Saturday, March 3, 2012

MS.. take responsibility!

I read something on Facebook today.  A few months ago, I joined a page called "I Hate Multiple Sclerosis" and throughout the day people with MS, caregivers, family or friends post questions for members to respond to and/or offer suggestions and give support.  Even though I've had MS for a little over two decades, I've learned quite a bit from this page.  Everyone's experience is his or her own, yet there is a common bond that connects us.  We are each living with a chronic disease that does all it can to take away our pride and independence while we do our best to find a new place of normalcy for our lives in which we feel we can thrive.
When my MS "journey" began, it mostly affected the left side of my body and was told by my then-neurologist that it would, most likely, stay on that side since MS tends to do that.  Umm, wrong!  Within a couple years, the MS jumped to the other side of my body, which meant I couldn't always rely on my driving leg/foot to respond.  Once my right leg didn't feel too reliable, I chose to stop driving.  I'm sure I could have driven but just the thought of possibly hurting someone because of my stubbornness to not hang the keys up was too much for me to even imagine.  When I'm on the road, everyone around me becomes my responsibility and take it very seriously.  I was probably 23 the first time I had to give up driving and it lasted for almost an entire year, even though I wasn't sure if I would ever regain enough use of my right leg to feel the freedom of driving my '82 Firebird again.  And believe me.. I LOVED DRIVING MY SPORTS CAR!

Over the years, I've had to stop driving many times.  I would rather inconvenience people (mostly Mom and Dad) to pick me up than drive my car, which would be a death mobile in my condition.  Having MS really did force me to mature very quickly and put life into perspective, even if the first few years were plagued with deep depression and self-hate.  How much more would I despise myself if I hurt someone because I couldn't stop my car?  To me, there's just no excuse to drive when I'm unsure of myself.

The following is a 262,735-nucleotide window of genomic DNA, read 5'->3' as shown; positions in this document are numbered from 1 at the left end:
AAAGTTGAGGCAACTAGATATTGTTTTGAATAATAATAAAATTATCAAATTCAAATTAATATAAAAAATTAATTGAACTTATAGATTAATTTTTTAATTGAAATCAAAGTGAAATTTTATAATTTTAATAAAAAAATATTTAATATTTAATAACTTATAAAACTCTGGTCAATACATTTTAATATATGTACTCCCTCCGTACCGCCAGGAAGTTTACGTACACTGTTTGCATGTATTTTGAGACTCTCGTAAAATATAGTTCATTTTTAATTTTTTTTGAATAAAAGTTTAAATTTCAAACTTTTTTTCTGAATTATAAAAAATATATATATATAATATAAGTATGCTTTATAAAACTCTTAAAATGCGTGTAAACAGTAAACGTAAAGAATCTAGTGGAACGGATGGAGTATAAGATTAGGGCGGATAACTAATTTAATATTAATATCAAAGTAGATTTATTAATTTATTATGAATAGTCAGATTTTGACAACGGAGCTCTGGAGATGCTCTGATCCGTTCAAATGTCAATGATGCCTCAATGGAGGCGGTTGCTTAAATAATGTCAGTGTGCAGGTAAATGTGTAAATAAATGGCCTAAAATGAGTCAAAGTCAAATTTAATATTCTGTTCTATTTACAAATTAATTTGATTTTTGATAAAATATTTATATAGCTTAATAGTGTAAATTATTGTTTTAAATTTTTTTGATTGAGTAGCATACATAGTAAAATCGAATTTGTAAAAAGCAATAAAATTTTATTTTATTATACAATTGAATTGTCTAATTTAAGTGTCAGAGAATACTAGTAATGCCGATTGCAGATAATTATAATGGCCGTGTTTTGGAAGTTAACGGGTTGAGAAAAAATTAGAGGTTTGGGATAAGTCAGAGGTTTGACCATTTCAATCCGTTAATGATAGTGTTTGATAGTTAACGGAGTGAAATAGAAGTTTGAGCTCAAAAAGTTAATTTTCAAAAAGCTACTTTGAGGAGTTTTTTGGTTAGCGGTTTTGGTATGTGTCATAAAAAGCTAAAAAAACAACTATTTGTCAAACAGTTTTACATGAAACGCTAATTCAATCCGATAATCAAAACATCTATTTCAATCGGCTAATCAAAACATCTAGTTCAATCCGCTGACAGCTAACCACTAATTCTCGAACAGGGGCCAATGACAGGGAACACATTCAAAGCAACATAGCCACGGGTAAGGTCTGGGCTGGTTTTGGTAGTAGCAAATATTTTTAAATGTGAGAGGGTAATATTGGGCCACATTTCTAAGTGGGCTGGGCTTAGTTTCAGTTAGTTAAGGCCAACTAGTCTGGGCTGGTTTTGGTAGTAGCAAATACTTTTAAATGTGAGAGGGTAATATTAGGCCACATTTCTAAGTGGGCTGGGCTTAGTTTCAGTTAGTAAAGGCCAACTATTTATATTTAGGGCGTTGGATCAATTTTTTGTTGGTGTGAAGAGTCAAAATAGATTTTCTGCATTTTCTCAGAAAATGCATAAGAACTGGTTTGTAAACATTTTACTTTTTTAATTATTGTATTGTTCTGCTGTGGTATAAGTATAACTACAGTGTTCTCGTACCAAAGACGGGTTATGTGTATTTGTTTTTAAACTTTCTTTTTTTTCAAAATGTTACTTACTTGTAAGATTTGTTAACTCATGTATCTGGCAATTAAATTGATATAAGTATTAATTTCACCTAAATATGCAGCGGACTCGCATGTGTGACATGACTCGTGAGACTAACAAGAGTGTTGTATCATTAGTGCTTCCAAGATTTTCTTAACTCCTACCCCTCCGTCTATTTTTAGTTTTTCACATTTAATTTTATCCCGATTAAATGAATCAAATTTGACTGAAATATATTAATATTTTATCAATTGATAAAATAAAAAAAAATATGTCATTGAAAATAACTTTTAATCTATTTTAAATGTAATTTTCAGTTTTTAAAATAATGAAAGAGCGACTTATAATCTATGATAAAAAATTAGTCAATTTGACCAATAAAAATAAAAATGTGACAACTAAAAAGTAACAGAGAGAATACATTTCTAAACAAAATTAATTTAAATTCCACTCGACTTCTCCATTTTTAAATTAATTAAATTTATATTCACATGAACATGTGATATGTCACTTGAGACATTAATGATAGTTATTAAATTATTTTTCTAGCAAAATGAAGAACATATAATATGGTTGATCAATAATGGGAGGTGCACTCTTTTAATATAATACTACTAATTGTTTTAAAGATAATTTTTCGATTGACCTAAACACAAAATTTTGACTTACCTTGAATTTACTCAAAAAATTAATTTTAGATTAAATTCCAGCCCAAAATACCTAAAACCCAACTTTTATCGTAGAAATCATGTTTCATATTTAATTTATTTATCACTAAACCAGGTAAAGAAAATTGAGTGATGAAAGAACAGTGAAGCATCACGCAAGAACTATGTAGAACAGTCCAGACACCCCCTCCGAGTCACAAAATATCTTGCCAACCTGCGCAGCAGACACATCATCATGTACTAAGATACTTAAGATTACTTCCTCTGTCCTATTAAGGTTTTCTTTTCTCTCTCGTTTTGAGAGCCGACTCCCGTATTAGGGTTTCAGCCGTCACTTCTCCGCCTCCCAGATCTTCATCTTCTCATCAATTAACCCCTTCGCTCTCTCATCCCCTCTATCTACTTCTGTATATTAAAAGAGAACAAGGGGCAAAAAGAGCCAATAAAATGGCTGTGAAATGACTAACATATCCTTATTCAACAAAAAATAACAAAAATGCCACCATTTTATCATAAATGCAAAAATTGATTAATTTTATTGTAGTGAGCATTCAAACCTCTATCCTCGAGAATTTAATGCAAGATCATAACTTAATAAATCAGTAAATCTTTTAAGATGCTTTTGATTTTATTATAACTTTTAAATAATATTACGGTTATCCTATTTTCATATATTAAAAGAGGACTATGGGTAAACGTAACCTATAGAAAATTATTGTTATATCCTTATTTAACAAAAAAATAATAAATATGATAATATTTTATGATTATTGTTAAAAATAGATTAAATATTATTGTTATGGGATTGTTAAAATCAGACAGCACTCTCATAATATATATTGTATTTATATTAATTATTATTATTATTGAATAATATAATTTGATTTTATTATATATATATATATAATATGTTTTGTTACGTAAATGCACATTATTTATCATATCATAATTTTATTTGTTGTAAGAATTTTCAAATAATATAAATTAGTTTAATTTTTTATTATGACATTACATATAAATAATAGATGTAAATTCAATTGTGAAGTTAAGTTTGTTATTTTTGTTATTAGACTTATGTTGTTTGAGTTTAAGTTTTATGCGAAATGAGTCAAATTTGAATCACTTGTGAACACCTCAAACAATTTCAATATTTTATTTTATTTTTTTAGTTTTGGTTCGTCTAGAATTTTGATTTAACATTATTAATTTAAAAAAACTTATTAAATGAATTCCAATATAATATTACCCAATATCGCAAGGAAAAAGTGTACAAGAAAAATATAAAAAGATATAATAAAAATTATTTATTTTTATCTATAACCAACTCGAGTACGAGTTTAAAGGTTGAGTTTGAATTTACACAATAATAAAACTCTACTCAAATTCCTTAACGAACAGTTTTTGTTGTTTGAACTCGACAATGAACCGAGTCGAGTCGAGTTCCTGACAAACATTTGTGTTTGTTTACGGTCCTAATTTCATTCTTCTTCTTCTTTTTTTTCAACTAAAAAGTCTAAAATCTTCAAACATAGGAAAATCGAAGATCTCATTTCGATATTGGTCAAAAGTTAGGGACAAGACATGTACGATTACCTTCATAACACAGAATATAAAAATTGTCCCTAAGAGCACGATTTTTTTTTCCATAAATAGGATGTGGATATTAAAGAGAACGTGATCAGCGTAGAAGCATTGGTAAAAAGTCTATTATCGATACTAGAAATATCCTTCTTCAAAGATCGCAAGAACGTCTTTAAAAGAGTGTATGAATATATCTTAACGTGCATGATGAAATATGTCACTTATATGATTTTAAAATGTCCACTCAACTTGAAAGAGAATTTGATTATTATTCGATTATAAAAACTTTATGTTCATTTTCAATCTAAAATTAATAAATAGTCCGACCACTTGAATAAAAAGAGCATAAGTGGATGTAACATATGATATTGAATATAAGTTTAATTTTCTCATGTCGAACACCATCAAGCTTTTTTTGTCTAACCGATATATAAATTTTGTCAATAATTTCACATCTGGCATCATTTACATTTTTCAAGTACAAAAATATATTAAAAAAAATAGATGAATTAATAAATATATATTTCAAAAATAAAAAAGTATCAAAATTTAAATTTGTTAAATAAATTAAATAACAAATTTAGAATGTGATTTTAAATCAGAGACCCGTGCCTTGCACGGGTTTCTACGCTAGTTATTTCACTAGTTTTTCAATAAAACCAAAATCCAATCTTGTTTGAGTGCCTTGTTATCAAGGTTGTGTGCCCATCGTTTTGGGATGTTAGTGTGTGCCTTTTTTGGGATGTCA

On the I Hate MS page today, a gentleman posted that he had been in a traffic accident a few years back due to his inability to distinguish between the brake and gas pedal.  No one was hurt but the damage to both vehicles had been quite extensive.  Last year, the same thing had happened to him twice (not being able to hit the right pedal) and even though it had not resulted in an accident I have to question how he would have considered it an "accident," knowing his MS was active and was not allowing him to react quickly.  Knowing your limitations is essential when you're dealing with MS or a number of other conditions that could impair your thinking and reaction time. I have to say that when I read his post, I was more angry than I want to admit but many of the responses, aside from mine, stated how they, too, choose to stop driving when MS rears its' ugly head and for this, I'm very proud.
Having MS forces us to be strong in a way we probably never imagined.. at least this is how it has been for me.   Knowing I'm strong enough to face the reality that is my life gives me a wonderful sense of accomplishment, even if others may see it as surrendering to a life less adequate than I would have wished for myself years ago.  I am still me.. just slightly revamped and more understanding of peoples' limitations and fears.  I just hope others with MS will not view giving things up as a weakness, but rather a humongous strength that they were able to face up to their new reality and find peace within themselves that they are doing the best they can.


  1. I agree with you Lucy- it shouldn't even be a question of whether or not to drive while having the leg, cognitive function or arms be affected by MS. I read a similar post the other day by a woman who said that she had such a brain fog while on the highway that she wasn't aware of the cars or road. Why not just pull over for a bit? I'd rather push aside the "I'm in a hurry, I'll be okay cause I'm invincible" notion than to risk someone's life, including my own. And if having a relapse, there are other alternatives! Car pooling, public transportation, hitching a ride with friends or family, or pushing aside what can be done at a later date. I've been learning (sometimes the hard way) that life revolves around compromises, and MS is certainly no exception to that. :) Great post Lucy!

    1. I don't know who you are, but thank you! I have such strong feelings on this topic and it's wonderful to see others who share this view. No one's life is so insignificant that I will risk hurting, or possibly killing, them because I was too proud to ask for a ride.

      Have a wonderful day! :)